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Discussion Starter #1 (Edited)
Interesting demographic factoids .

:evil3: See chart , motorcycle / scooter ownership in the under 40 crowd nearly cut in half in just 2 decades .



It's not just motorcycles and scooters , believe it or not it's drivers licensees or lack there of in the very young . When I was 15 the most important thing to me was getting my drivers license on my 16th birthday .

Today ? Not so much ?

From AAA


WASHINGTON, D.C. (August 1, 2013) – The majority of American teens today delay getting a driver’s license, according to new study by the AAA Foundation for Traffic Safety. Less than half (44 percent) of teens obtain a driver’s license within 12 months of the minimum age for licensing in their state and just over half (54 percent) are licensed before their 18th birthday, causing concern among safety experts that young adult drivers are missing the benefits intended by graduated drivers licensing (GDL). These findings mark a significant drop from two decades ago when data showed more than two-thirds of teens were licensed by the time they turned 18.“With one in three teens waiting to get their license until they turn 18, there’s a segment of this generation missing opportunities to learn under the safeguards that GDL provides,” said Peter Kissinger, President and CEO, AAA Foundation for Traffic Safety. “For most, it’s about not having a car or having alternatives for getting around that are the top reasons cited for delaying what has traditionally been considered to be a rite of passage.”
Contrary to some expectations, survey results suggest that few teens wait until 18 simply to avoid graduated driver licensing. Instead, a number of other reasons for delaying licensure were cited, including:

44 percent – Did not have a car
39 percent – Could get around without driving
36 percent – Gas was too expensive
36 percent – Driving was too expensive
35 percent – “Just didn’t get around to it”

:dontknow: Who knew ?

TheReaper!
 

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Wow, this surprises me. I guess it must vary by location because here 90%+ of teens have a driver's license by the time they are 18. Of coarse NM isn't real strict with the teens, although it is a graduated license system. Also this is the west where things are few and far between and there is almost no public transportation. My boss lives about 20 miles out of town and so his kids have to have a car or get a ride to come into town if they want to do anything.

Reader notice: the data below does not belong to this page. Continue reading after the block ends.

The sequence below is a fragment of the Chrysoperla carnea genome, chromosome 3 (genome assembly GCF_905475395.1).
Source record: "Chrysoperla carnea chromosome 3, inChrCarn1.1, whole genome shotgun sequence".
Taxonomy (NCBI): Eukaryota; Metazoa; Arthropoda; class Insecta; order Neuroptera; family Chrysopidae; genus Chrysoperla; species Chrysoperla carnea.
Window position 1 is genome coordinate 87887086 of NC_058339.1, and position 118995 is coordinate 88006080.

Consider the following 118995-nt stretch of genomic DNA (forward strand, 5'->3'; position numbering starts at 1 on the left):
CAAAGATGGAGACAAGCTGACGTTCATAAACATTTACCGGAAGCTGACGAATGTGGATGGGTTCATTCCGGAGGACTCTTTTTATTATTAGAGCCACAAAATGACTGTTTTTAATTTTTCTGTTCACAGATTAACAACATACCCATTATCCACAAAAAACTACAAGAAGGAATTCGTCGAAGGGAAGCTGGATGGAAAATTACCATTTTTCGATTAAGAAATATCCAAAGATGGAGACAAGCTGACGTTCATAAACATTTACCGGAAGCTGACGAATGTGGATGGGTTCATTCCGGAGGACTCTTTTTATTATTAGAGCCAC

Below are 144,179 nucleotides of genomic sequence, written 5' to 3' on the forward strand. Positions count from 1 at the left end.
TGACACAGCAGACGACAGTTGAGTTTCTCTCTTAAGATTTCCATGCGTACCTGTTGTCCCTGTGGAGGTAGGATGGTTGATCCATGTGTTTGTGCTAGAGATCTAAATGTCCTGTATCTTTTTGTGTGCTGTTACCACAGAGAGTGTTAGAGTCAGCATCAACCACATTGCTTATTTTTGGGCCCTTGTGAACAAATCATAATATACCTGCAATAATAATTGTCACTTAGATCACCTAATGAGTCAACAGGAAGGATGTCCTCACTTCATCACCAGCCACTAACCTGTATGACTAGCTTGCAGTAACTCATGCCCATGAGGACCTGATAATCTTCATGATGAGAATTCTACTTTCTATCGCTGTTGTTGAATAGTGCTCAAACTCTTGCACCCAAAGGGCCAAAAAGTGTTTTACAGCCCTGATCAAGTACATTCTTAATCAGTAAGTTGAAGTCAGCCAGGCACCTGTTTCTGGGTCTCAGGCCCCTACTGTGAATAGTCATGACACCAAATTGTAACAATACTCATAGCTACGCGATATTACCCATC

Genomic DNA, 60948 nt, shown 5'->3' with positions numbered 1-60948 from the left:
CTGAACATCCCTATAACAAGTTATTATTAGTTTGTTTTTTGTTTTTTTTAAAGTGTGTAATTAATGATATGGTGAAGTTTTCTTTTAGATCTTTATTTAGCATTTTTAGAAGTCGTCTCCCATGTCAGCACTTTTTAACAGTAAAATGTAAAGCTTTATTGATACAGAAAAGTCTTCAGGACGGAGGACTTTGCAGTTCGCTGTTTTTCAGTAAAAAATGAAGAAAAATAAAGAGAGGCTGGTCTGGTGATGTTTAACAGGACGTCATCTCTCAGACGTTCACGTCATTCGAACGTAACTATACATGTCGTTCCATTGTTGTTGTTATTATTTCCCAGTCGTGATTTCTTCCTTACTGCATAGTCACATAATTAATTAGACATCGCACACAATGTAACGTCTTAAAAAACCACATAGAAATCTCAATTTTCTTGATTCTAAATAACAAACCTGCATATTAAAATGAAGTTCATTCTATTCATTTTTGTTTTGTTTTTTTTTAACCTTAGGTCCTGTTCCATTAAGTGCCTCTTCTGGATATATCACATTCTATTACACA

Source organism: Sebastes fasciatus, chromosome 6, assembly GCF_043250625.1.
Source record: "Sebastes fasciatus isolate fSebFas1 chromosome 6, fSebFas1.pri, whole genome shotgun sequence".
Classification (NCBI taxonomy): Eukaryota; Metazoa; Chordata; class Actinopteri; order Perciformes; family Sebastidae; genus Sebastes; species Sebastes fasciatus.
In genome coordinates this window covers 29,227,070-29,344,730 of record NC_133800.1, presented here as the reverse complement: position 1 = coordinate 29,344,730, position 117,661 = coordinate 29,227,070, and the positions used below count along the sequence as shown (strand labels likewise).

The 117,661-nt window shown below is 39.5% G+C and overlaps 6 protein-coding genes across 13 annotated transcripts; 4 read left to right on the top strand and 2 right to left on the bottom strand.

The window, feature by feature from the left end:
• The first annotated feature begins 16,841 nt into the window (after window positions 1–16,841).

On the motorcycle ownership chart, the bigger shift was between 1990 and 1998. The exception to this is the 35-39 group, which dropped drastically between 1998 and 2003.
 

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Just wonder if this is indicative of a larger societal issue, one that has bothered me for years.

As a youngster, my mom would throw me out of the house. Go play, go do something, she'd tell me. I rode my bike everywhere, unfettered and unencumbered by worry. I explored and became very out going. Made me independent and unfearful of the world. Yes I got hurt, a lot. But nothing minor bandaging and neosporine couldn't fix.

No parent in their right mind, fearing child social services and a pedophilia paranoia, would do that nowadays. At least not in Los Angeles. Not going to comment on the correctness of it, just making the point.

But are the new generations becoming too fearful of things like exploring, MC riding, getting hurt, etc?
 

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Liam's... Good points.
 

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1. Money. If you believe that the medium income for the vast majority of American workers has not increased since the late 70's, then it's easy to understand that additional spending for cars, insurance, parking, gas & repairs simply isn't in the cards for millions of families. Even a kid with a part-time job can't come close to covering even a small percentage of the cost. (Almost 100 years ago Henry Ford realized it was beneficial to pay his workers enough so they could afford to buy the product they were building. I have no idea where today's executives think their customers are going to come from).

2. In large cities (where most people live), driving a car is simply not fun anymore. Whether cruisin' down the boulevard or hopping on the freeway, you're going nowhere fast. Drivers license? Why bother?

3. Technology. Video & online gaming; social networking; smartphones/texting. Virtual 'friendships' seem to be the new normal.

As far as motorcycles go - well, I didn't start riding until my early 50's. So there still hope. ;)
 

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However there is the other side of the coin - less teens driving{usually poorly and rather aggressively} can make the roads safer.
 

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It's the same, but slightly less so in the Uk. But this includes cars too not just bikes. It seems to be that folks in vast numbers over here spend money on University as soon as they leave school instead of getting a bike or car.
 

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It amazes me around here, teenagers driving Suburbans, pick-up truck's, Denali, etc at 18...Yes, some parent's own them, but most children will tell you it's their vehicle.

Crikey mate's...We had bicycles as teenagers, and a scooter made us feel like a king! lol
 
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